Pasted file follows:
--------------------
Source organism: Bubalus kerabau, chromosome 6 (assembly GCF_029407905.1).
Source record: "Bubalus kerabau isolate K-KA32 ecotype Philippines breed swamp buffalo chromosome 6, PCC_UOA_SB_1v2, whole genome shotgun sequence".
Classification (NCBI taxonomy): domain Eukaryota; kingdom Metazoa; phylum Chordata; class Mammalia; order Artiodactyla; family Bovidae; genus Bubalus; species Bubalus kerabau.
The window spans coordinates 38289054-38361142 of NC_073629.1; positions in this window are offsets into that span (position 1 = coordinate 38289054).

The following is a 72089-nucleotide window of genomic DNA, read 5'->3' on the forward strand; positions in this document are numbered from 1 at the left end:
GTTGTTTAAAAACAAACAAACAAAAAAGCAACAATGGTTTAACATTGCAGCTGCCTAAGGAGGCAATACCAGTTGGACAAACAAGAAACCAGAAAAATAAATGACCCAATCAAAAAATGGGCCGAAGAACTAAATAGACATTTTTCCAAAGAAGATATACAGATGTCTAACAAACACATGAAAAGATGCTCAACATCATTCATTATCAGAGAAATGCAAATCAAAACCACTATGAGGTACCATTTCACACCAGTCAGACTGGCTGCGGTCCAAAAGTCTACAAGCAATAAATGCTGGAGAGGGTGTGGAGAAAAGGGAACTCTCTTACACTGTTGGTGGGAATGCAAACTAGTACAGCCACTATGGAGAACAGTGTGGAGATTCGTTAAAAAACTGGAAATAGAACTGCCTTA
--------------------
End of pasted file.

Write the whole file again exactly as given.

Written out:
Source organism: Bubalus kerabau, chromosome 6 (assembly GCF_029407905.1).
Source record: "Bubalus kerabau isolate K-KA32 ecotype Philippines breed swamp buffalo chromosome 6, PCC_UOA_SB_1v2, whole genome shotgun sequence".
Classification (NCBI taxonomy): domain Eukaryota; kingdom Metazoa; phylum Chordata; class Mammalia; order Artiodactyla; family Bovidae; genus Bubalus; species Bubalus kerabau.
The window spans coordinates 38289054-38361142 of NC_073629.1; positions in this window are offsets into that span (position 1 = coordinate 38289054).

The following is a 72089-nucleotide window of genomic DNA, read 5'->3' on the forward strand; positions in this document are numbered from 1 at the left end:
GTTGTTTAAAAACAAACAAACAAAAAAGCAACAATGGTTTAACATTGCAGCTGCCTAAGGAGGCAATACCAGTTGGACAAACAAGAAACCAGAAAAATAAATGACCCAATCAAAAAATGGGCCGAAGAACTAAATAGACATTTTTCCAAAGAAGATATACAGATGTCTAACAAACACATGAAAAGATGCTCAACATCATTCATTATCAGAGAAATGCAAATCAAAACCACTATGAGGTACCATTTCACACCAGTCAGACTGGCTGCGGTCCAAAAGTCTACAAGCAATAAATGCTGGAGAGGGTGTGGAGAAAAGGGAACTCTCTTACACTGTTGGTGGGAATGCAAACTAGTACAGCCACTATGGAGAACAGTGTGGAGATTCGTTAAAAAACTGGAAATAGAACTGCCTTA